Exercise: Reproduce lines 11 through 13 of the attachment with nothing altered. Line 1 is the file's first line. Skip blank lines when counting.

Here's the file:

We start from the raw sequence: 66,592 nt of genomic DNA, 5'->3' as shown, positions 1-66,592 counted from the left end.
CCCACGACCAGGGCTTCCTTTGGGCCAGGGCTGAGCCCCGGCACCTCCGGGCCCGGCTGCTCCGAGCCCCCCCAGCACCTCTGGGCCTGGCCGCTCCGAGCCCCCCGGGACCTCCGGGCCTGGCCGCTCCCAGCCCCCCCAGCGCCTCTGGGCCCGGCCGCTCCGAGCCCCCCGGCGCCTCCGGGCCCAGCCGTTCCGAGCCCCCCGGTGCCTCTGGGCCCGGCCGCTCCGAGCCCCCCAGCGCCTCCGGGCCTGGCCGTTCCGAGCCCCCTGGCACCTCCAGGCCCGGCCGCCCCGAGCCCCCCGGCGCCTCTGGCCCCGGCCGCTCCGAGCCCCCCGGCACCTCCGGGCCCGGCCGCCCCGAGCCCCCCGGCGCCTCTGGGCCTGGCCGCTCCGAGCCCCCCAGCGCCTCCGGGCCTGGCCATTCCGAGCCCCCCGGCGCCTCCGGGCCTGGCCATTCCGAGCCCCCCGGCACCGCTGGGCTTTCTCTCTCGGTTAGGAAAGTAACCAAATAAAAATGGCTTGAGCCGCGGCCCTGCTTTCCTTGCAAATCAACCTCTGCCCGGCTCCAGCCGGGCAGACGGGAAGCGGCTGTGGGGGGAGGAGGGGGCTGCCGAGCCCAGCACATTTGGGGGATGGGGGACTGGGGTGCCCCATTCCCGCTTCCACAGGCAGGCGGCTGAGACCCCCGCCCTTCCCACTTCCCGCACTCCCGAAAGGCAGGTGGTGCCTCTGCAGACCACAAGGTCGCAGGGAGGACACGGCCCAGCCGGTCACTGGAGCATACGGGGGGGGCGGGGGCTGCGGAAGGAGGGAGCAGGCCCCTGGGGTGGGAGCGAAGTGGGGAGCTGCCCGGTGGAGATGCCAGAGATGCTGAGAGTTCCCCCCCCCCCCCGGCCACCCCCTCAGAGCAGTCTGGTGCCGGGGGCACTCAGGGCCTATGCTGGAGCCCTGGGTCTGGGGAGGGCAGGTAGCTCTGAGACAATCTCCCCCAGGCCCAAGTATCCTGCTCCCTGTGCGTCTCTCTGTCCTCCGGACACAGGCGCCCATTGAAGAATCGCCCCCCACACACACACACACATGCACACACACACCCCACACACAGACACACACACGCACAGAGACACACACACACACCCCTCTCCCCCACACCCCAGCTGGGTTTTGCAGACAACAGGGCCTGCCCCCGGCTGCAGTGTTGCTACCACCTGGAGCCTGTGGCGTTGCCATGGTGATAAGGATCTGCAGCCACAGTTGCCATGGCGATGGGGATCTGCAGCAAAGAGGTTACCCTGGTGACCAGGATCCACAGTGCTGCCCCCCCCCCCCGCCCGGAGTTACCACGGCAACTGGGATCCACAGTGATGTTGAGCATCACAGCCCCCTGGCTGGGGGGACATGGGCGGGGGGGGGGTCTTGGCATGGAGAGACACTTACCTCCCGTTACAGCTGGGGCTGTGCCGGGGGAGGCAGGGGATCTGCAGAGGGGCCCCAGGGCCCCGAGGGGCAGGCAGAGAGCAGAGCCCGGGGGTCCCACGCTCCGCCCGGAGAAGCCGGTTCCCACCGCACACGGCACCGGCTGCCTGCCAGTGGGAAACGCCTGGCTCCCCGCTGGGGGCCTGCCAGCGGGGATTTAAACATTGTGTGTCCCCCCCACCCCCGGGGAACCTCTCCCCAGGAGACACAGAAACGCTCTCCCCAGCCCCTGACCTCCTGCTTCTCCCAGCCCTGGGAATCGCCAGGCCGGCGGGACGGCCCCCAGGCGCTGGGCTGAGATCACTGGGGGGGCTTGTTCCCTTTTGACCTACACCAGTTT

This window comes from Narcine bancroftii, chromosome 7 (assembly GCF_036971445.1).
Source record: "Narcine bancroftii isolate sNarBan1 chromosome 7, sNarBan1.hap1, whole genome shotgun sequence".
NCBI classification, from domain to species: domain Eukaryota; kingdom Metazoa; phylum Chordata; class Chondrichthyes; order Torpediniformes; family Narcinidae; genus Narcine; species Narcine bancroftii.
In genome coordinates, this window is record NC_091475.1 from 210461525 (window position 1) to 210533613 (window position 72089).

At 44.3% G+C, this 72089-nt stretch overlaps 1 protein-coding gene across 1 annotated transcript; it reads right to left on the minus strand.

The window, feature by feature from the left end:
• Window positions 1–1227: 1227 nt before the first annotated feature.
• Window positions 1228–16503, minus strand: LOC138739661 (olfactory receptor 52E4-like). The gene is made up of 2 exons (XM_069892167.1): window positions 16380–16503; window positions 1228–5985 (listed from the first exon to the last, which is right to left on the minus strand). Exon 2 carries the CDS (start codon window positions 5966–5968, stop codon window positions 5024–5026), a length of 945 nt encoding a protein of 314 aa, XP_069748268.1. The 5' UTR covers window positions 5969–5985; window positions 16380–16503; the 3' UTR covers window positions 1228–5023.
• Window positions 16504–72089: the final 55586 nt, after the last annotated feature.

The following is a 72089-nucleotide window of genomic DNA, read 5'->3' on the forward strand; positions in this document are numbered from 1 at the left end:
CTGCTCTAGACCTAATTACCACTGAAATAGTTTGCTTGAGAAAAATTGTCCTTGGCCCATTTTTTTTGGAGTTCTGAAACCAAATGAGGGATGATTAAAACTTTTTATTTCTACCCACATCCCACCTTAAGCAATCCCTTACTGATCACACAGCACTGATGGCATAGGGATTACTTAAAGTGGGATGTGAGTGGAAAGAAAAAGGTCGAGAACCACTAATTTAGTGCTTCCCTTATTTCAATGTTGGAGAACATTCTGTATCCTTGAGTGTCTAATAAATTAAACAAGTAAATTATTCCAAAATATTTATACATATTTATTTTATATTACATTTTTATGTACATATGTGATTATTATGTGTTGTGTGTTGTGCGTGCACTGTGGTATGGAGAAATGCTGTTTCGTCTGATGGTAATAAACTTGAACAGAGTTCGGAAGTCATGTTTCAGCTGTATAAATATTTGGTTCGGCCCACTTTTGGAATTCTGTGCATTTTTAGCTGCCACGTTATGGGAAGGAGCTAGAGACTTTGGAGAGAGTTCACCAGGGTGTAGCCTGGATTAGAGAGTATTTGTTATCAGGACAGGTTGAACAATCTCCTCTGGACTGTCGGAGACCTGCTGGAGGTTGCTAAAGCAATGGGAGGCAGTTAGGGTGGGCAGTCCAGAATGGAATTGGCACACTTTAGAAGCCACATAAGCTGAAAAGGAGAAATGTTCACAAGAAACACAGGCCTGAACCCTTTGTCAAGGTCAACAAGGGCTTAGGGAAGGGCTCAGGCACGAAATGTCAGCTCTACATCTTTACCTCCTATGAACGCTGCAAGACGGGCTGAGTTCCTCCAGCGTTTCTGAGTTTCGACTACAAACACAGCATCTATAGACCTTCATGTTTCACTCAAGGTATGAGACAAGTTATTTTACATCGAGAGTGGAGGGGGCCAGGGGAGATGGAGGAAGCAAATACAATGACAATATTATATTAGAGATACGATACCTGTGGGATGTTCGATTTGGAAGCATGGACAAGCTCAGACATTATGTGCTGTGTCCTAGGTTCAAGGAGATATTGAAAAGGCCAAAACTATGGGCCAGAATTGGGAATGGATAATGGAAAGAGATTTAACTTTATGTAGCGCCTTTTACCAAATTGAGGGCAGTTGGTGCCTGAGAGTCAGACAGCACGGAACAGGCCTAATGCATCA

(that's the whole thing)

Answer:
• Window positions 16504–72089: the final 55586 nt, after the last annotated feature.

The following is a 72089-nucleotide window of genomic DNA, read 5'->3' on the forward strand; positions in this document are numbered from 1 at the left end:
CTGCTCTAGACCTAATTACCACTGAAATAGTTTGCTTGAGAAAAATTGTCCTTGGCCCATTTTTTTTGGAGTTCTGAAACCAAATGAGGGATGATTAAAACTTTTTATTTCTACCCACATCCCACCTTAAGCAATCCCTTACTGATCACACAGCACTGATGGCATAGGGATTACTTAAAGTGGGATGTGAGTGGAAAGAAAAAGGTCGAGAACCACTAATTTAGTGCTTCCCTTATTTCAATGTTGGAGAACATTCTGTATCCTTGAGTGTCTAATAAATTAAACAAGTAAATTATTCCAAAATATTTATACATATTTATTTTATATTACATTTTTATGTACATATGTGATTATTATGTGTTGTGTGTTGTGCGTGCACTGTGGTATGGAGAAATGCTGTTTCGTCTGATGGTAATAAACTTGAACAGAGTTCGGAAGTCATGTTTCAGCTGTATAAATATTTGGTTCGGCCCACTTTTGGAATTCTGTGCATTTTTAGCTGCCACGTTATGGGAAGGAGCTAGAGACTTTGGAGAGAGTTCACCAGGGTGTAGCCTGGATTAGAGAGTATTTGTTATCAGGACAGGTTGAACAATCTCCTCTGGACTGTCGGAGACCTGCTGGAGGTTGCTAAAGCAATGGGAGGCAGTTAGGGTGGGCAGTCCAGAATGGAATTGGCACACTTTAGAAGCCACATAAGCTGAAAAGGAGAAATGTTCACAAGAAACACAGGCCTGAACCCTTTGTCAAGGTCAACAAGGGCTTAGGGAAGGGCTCAGGCACGAAATGTCAGCTCTACATCTTTACCTCCTATGAACGCTGCAAGACGGGCTGAGTTCCTCCAGCGTTTCTGAGTTTCGACTACAAACACAGCATCTATAGACCTTCATGTTTCACTCAAGGTATGAGACAAGTTATTTTACATCGAGAGTGGAGGGGGCCAGGGGAGATGGAGGAAGCAAATACAATGACAATATTATATTAGAGATACGATACCTGTGGGATGTTCGATTTGGAAGCATGGACAAGCTCAGACATTATGTGCTGTGTCCTAGGTTCAAGGAGATATTGAAAAGGCCAAAACTATGGGCCAGAATTGGGAATGGATAATGGAAAGAGATTTAACTTTATGTAGCGCCTTTTACCAAATTGAGGGCAGTTGGTGCCTGAGAGTCAGACAGCACGGAACAGGCCTAATGCATCA